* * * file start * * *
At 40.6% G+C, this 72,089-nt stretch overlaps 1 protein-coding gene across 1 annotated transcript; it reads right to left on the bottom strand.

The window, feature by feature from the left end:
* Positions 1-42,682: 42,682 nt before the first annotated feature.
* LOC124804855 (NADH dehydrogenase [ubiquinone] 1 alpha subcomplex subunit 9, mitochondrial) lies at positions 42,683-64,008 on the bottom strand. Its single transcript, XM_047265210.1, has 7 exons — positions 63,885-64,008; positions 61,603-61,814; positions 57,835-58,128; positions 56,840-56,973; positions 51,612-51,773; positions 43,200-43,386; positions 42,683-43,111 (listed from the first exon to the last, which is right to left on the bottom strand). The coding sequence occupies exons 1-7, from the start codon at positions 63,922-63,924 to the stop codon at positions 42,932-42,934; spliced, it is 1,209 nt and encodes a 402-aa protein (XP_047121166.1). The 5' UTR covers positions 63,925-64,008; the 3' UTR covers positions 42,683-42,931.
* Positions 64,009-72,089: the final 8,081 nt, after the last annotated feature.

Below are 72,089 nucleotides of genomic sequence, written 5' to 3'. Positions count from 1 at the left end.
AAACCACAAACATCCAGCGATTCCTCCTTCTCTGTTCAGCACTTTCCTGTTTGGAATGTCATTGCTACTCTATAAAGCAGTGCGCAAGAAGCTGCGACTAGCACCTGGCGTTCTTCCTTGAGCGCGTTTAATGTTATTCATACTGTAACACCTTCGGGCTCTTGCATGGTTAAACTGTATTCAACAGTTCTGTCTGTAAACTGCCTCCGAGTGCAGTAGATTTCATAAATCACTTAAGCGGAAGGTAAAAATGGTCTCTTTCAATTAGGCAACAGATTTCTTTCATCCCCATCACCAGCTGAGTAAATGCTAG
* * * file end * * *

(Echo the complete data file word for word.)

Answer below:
At 40.6% G+C, this 72,089-nt stretch overlaps 1 protein-coding gene across 1 annotated transcript; it reads right to left on the bottom strand.

The window, feature by feature from the left end:
* Positions 1-42,682: 42,682 nt before the first annotated feature.
* LOC124804855 (NADH dehydrogenase [ubiquinone] 1 alpha subcomplex subunit 9, mitochondrial) lies at positions 42,683-64,008 on the bottom strand. Its single transcript, XM_047265210.1, has 7 exons — positions 63,885-64,008; positions 61,603-61,814; positions 57,835-58,128; positions 56,840-56,973; positions 51,612-51,773; positions 43,200-43,386; positions 42,683-43,111 (listed from the first exon to the last, which is right to left on the bottom strand). The coding sequence occupies exons 1-7, from the start codon at positions 63,922-63,924 to the stop codon at positions 42,932-42,934; spliced, it is 1,209 nt and encodes a 402-aa protein (XP_047121166.1). The 5' UTR covers positions 63,925-64,008; the 3' UTR covers positions 42,683-42,931.
* Positions 64,009-72,089: the final 8,081 nt, after the last annotated feature.

Below are 72,089 nucleotides of genomic sequence, written 5' to 3'. Positions count from 1 at the left end.
AAACCACAAACATCCAGCGATTCCTCCTTCTCTGTTCAGCACTTTCCTGTTTGGAATGTCATTGCTACTCTATAAAGCAGTGCGCAAGAAGCTGCGACTAGCACCTGGCGTTCTTCCTTGAGCGCGTTTAATGTTATTCATACTGTAACACCTTCGGGCTCTTGCATGGTTAAACTGTATTCAACAGTTCTGTCTGTAAACTGCCTCCGAGTGCAGTAGATTTCATAAATCACTTAAGCGGAAGGTAAAAATGGTCTCTTTCAATTAGGCAACAGATTTCTTTCATCCCCATCACCAGCTGAGTAAATGCTAG